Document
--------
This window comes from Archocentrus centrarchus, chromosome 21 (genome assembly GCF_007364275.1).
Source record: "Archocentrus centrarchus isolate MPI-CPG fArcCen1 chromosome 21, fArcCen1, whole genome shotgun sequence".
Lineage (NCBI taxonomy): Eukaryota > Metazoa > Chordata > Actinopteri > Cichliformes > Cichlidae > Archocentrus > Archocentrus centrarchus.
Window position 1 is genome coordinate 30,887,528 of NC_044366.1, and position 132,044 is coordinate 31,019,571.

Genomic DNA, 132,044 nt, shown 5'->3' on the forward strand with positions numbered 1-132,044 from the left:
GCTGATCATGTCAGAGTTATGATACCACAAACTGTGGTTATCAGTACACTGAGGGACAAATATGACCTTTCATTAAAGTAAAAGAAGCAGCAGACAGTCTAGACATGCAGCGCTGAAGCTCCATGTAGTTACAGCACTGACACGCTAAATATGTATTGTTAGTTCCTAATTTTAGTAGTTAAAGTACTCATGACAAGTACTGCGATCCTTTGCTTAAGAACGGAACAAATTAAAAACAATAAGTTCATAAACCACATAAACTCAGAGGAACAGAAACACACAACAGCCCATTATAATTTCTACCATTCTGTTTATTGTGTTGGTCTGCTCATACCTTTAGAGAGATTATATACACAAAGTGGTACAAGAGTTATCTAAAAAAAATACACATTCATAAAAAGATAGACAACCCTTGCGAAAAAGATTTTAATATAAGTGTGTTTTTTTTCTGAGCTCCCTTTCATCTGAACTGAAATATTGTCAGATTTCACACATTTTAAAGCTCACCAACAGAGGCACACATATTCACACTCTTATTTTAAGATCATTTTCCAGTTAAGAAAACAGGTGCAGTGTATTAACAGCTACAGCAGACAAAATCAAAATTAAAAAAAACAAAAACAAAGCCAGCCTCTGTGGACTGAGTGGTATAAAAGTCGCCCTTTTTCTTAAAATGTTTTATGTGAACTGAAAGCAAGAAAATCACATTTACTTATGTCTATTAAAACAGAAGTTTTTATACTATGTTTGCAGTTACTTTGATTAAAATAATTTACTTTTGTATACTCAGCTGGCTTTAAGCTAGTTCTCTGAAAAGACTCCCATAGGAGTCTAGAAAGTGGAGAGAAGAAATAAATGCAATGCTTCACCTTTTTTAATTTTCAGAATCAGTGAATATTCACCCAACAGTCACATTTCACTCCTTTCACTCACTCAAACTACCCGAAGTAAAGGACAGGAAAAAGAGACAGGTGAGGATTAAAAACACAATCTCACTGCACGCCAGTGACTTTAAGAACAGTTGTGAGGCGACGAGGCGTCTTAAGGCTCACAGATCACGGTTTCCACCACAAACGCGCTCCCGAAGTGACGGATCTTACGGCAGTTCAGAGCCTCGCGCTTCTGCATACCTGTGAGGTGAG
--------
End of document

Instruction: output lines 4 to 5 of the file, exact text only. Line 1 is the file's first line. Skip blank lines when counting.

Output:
Window position 1 is genome coordinate 30,887,528 of NC_044366.1, and position 132,044 is coordinate 31,019,571.

Genomic DNA, 132,044 nt, shown 5'->3' on the forward strand with positions numbered 1-132,044 from the left: